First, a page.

'Things in animal rescue people don’t talk about': Long-time animal rescue to close in Portland

Shelters and rescues are at capacity
A Place to Bark
Posted at 8:00 PM, Jan 17, 2023
and last updated 2023-01-17 23:57:56-05

PORTLAND, Tenn. (WTVF) — Animal rescues and shelters across the country are facing a crisis. Fewer people are adopting dogs and cats, which has led to overcrowded facilities.

In Nashville, Metro Animal Care and Control is currently caring for 108 dogs. Also, one of their longtime rescue partners will soon close its doors A Place to Bark.

"Landlords or apartment complexes aren’t wanting dogs. They also have breed limitations or size limitations something preventing them from bringing that furry family member in if they have to move," said Ashley Harrington, Metro Nashville Animal Care and Control director.

"There's a lot of things in animal rescue people don’t talk about but so many people sacrifice," A Place to Bark founder Bernie Berlin said.

Sacrifices Berlin has been making for decades. She's been taking in thousands of four-legged friends, who need a little behavioral help for 21 years.

MACC is one of several shelters A Place to Bark works with. Berlin pulls a dog and gets them ready to be adopted.

“If she closes, that’s a good number of animals that may not have a rescue pathway. They may be sitting at the shelter for a while or find an alternate pathway for them. With her closing or scaling back that’s a danger we will all be impacted by," Harrington said.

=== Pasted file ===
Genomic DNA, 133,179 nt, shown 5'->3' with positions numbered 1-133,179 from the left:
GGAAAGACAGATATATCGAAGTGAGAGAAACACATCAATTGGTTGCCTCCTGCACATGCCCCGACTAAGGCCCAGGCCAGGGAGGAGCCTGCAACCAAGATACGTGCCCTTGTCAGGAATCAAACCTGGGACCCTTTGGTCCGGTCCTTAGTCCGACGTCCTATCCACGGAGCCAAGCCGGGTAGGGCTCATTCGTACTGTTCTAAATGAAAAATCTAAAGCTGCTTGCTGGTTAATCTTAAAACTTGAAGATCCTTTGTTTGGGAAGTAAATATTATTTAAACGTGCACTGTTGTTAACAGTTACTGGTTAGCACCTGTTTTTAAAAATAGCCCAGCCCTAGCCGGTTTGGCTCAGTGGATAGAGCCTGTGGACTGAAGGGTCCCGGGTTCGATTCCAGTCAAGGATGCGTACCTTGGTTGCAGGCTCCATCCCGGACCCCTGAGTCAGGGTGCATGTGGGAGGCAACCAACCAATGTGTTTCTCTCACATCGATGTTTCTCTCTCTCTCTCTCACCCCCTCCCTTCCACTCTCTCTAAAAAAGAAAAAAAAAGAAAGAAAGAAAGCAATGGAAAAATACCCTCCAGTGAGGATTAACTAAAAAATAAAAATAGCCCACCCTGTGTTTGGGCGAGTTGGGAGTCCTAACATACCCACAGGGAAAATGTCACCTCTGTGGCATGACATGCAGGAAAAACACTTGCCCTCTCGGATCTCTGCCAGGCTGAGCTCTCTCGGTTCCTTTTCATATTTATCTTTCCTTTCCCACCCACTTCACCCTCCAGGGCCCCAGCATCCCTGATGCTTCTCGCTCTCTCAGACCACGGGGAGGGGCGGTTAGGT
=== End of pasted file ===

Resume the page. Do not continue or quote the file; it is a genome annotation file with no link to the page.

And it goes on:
MACC's Director Ashley Harrington thinks the idea of Berlin shutting down will add to the strain they’re already facing, but she understands.

"It's not just the number of dogs she’s pulling from MACC here. That number often doubles, triples, and sometimes quadruples depending on how many shelters she visits this week or this month," Harrington said.

"I'm getting older. I've been in it 21 years. My body is getting tired. This last year donations have tanked. Volunteers are nonexistent, and I can’t find workers," Berlin said.

Recently 7-year-old girl Lila Stephens donated $27.25 from her piggy bank to A Place to Bark, and community members have been matching the donation.

The funds are helping the rescue pay off overdue vet bills. Since Lila's mom posted about what her daughter did, over $2,000 has been donated to A Place to Bark.

Berlin is ready to say goodbye but is open to the idea of teaching someone to follow in her footsteps of animal rescue.

Find out how you can match Lila's donation, here. Also, if you're looking to adopt an animal or foster an animal to free up space, check out MACC's website.

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